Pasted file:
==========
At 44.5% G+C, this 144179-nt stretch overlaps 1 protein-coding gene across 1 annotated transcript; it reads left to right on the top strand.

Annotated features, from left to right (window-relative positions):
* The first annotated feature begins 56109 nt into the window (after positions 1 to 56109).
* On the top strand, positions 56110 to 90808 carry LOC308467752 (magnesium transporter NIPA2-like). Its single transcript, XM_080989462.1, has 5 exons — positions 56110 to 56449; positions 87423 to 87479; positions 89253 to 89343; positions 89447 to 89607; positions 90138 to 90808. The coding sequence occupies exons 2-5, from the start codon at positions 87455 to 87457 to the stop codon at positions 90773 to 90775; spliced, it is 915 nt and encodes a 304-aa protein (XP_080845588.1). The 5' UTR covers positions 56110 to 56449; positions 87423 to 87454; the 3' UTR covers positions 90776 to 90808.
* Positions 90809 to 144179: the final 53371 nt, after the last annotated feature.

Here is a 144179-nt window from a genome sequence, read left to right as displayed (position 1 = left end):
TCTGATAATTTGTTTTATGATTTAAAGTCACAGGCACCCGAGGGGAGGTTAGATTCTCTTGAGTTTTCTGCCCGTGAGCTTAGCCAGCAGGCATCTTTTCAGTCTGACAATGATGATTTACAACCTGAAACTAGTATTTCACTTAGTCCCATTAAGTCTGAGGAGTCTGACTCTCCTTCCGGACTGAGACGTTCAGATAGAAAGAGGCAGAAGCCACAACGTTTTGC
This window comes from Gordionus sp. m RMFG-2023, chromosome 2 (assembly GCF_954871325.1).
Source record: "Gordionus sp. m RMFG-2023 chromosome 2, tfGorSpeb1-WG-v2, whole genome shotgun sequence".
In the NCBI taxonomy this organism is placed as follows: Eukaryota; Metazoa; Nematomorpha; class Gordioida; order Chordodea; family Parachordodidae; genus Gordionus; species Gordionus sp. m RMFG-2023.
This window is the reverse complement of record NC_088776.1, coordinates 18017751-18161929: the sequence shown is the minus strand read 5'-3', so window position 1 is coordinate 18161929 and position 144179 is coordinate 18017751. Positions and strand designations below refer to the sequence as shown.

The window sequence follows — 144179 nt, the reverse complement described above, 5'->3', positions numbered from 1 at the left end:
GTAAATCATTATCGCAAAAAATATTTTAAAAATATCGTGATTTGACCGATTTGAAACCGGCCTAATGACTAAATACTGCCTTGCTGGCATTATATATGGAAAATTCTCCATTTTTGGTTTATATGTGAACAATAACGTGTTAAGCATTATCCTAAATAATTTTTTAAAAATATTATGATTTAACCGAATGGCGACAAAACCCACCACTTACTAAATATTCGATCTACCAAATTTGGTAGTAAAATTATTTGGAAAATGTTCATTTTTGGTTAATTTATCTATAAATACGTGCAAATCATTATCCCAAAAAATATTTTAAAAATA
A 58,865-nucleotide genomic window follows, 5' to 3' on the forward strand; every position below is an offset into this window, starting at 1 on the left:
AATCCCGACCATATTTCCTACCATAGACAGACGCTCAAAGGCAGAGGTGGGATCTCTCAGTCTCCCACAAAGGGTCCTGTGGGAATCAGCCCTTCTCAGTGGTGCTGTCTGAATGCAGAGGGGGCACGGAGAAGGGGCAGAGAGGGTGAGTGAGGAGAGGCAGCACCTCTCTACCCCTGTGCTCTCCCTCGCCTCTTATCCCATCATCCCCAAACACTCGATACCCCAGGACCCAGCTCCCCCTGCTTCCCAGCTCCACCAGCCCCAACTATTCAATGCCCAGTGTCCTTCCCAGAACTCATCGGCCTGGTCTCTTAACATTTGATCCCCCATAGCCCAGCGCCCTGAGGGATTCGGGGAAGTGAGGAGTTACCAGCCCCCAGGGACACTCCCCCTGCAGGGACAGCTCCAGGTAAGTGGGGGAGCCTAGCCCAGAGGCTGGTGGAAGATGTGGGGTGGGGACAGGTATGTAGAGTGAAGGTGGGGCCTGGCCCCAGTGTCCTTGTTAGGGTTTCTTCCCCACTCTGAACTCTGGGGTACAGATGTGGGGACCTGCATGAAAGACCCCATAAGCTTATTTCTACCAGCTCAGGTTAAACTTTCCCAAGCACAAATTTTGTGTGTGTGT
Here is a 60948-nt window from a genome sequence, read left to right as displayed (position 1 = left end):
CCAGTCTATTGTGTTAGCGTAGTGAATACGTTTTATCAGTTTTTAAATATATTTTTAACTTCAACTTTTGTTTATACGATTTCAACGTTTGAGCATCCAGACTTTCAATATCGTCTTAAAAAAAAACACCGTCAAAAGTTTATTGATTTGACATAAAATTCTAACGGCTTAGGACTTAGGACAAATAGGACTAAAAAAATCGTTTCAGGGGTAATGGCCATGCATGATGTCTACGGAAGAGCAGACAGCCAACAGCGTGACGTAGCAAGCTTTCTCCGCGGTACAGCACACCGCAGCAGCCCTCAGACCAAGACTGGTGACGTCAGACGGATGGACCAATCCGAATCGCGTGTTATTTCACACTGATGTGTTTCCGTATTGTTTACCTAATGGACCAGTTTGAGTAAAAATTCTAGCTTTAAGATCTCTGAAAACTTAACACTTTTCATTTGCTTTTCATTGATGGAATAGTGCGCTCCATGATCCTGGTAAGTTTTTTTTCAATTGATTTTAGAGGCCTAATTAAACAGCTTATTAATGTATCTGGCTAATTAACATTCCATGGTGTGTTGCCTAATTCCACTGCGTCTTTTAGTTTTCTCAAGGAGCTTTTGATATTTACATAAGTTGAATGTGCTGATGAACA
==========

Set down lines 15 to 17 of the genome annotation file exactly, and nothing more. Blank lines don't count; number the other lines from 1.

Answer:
AATCCCGACCATATTTCCTACCATAGACAGACGCTCAAAGGCAGAGGTGGGATCTCTCAGTCTCCCACAAAGGGTCCTGTGGGAATCAGCCCTTCTCAGTGGTGCTGTCTGAATGCAGAGGGGGCACGGAGAAGGGGCAGAGAGGGTGAGTGAGGAGAGGCAGCACCTCTCTACCCCTGTGCTCTCCCTCGCCTCTTATCCCATCATCCCCAAACACTCGATACCCCAGGACCCAGCTCCCCCTGCTTCCCAGCTCCACCAGCCCCAACTATTCAATGCCCAGTGTCCTTCCCAGAACTCATCGGCCTGGTCTCTTAACATTTGATCCCCCATAGCCCAGCGCCCTGAGGGATTCGGGGAAGTGAGGAGTTACCAGCCCCCAGGGACACTCCCCCTGCAGGGACAGCTCCAGGTAAGTGGGGGAGCCTAGCCCAGAGGCTGGTGGAAGATGTGGGGTGGGGACAGGTATGTAGAGTGAAGGTGGGGCCTGGCCCCAGTGTCCTTGTTAGGGTTTCTTCCCCACTCTGAACTCTGGGGTACAGATGTGGGGACCTGCATGAAAGACCCCATAAGCTTATTTCTACCAGCTCAGGTTAAACTTTCCCAAGCACAAATTTTGTGTGTGTGT
Here is a 60948-nt window from a genome sequence, read left to right as displayed (position 1 = left end):
CCAGTCTATTGTGTTAGCGTAGTGAATACGTTTTATCAGTTTTTAAATATATTTTTAACTTCAACTTTTGTTTATACGATTTCAACGTTTGAGCATCCAGACTTTCAATATCGTCTTAAAAAAAAACACCGTCAAAAGTTTATTGATTTGACATAAAATTCTAACGGCTTAGGACTTAGGACAAATAGGACTAAAAAAATCGTTTCAGGGGTAATGGCCATGCATGATGTCTACGGAAGAGCAGACAGCCAACAGCGTGACGTAGCAAGCTTTCTCCGCGGTACAGCACACCGCAGCAGCCCTCAGACCAAGACTGGTGACGTCAGACGGATGGACCAATCCGAATCGCGTGTTATTTCACACTGATGTGTTTCCGTATTGTTTACCTAATGGACCAGTTTGAGTAAAAATTCTAGCTTTAAGATCTCTGAAAACTTAACACTTTTCATTTGCTTTTCATTGATGGAATAGTGCGCTCCATGATCCTGGTAAGTTTTTTTTCAATTGATTTTAGAGGCCTAATTAAACAGCTTATTAATGTATCTGGCTAATTAACATTCCATGGTGTGTTGCCTAATTCCACTGCGTCTTTTAGTTTTCTCAAGGAGCTTTTGATATTTACATAAGTTGAATGTGCTGATGAACA